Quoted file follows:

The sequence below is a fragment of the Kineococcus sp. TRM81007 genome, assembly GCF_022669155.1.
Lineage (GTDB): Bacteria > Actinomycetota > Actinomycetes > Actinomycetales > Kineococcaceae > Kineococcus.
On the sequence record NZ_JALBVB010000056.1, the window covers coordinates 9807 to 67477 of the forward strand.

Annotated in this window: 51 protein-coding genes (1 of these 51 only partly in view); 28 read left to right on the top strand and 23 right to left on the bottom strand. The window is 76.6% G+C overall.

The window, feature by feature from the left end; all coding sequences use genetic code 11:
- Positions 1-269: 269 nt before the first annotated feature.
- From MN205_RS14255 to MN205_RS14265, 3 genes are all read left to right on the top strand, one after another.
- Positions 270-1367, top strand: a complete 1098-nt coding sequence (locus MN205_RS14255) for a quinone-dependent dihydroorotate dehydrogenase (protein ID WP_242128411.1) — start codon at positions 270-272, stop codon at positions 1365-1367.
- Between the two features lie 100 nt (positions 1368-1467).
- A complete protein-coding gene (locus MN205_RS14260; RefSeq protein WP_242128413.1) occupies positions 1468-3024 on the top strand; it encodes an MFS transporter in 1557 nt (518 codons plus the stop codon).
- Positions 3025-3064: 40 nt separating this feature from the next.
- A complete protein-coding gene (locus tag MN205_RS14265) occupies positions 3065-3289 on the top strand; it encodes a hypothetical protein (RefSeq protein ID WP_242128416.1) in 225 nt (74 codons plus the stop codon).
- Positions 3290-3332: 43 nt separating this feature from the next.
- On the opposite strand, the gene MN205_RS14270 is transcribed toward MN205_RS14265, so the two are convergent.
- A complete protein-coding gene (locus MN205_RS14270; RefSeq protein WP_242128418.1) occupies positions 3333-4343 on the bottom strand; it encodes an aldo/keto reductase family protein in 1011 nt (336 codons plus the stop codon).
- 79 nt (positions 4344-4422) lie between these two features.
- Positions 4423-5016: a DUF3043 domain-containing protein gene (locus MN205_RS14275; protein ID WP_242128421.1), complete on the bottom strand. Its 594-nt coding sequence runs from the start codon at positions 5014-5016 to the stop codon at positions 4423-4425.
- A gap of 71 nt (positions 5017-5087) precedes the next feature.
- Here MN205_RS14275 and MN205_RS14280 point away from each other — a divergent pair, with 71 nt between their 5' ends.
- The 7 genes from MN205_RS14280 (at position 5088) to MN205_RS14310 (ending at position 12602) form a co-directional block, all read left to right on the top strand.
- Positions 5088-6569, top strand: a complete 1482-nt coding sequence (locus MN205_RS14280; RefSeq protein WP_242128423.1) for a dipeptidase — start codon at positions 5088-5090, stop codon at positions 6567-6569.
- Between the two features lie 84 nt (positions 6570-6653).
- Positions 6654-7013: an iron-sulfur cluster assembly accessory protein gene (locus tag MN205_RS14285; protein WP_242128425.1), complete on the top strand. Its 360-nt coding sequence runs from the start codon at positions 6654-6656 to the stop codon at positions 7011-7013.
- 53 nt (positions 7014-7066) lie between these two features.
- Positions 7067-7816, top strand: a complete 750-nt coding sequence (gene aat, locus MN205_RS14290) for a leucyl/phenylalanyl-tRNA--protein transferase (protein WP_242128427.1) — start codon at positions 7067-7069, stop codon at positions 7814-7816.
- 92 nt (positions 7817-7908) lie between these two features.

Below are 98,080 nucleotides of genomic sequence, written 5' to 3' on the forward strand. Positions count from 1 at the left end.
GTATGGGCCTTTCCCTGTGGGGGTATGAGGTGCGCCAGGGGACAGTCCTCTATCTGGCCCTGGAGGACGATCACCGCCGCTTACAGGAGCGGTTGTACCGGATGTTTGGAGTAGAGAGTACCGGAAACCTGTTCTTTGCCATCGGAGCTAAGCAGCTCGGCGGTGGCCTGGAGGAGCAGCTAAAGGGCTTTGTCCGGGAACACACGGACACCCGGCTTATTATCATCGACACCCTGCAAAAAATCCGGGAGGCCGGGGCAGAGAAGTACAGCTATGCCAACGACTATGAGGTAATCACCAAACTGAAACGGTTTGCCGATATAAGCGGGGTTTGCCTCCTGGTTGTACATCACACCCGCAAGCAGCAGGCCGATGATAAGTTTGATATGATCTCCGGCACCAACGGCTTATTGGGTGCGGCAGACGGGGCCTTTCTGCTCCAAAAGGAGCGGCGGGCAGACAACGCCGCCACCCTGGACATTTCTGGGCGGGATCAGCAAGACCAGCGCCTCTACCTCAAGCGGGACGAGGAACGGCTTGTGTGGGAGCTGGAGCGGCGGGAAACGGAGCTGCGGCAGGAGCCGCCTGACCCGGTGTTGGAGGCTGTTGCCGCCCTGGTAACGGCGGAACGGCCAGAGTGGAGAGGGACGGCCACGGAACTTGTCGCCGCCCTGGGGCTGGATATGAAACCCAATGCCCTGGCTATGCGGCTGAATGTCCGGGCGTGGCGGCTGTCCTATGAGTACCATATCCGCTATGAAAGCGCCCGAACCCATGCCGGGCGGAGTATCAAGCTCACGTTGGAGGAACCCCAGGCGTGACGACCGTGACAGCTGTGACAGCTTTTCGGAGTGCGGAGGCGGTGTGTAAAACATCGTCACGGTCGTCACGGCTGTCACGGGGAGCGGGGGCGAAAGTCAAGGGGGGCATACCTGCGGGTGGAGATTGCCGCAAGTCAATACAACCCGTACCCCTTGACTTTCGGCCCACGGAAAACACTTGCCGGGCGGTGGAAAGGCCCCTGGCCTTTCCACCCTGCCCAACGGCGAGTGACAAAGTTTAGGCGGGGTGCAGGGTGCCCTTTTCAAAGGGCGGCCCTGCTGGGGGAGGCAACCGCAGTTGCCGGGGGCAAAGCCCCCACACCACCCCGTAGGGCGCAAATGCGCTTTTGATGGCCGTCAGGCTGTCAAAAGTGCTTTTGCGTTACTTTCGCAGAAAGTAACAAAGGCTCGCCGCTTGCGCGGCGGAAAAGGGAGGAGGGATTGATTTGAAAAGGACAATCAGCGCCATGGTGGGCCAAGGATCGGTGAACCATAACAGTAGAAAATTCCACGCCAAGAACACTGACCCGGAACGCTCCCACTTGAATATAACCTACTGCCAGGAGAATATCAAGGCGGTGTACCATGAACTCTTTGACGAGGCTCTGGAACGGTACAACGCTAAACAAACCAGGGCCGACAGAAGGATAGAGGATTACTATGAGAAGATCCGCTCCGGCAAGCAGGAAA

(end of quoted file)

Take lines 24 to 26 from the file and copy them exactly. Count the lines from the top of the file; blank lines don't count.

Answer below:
- 53 nt (positions 7014-7066) lie between these two features.
- Positions 7067-7816, top strand: a complete 750-nt coding sequence (gene aat, locus MN205_RS14290) for a leucyl/phenylalanyl-tRNA--protein transferase (protein WP_242128427.1) — start codon at positions 7067-7069, stop codon at positions 7814-7816.
- 92 nt (positions 7817-7908) lie between these two features.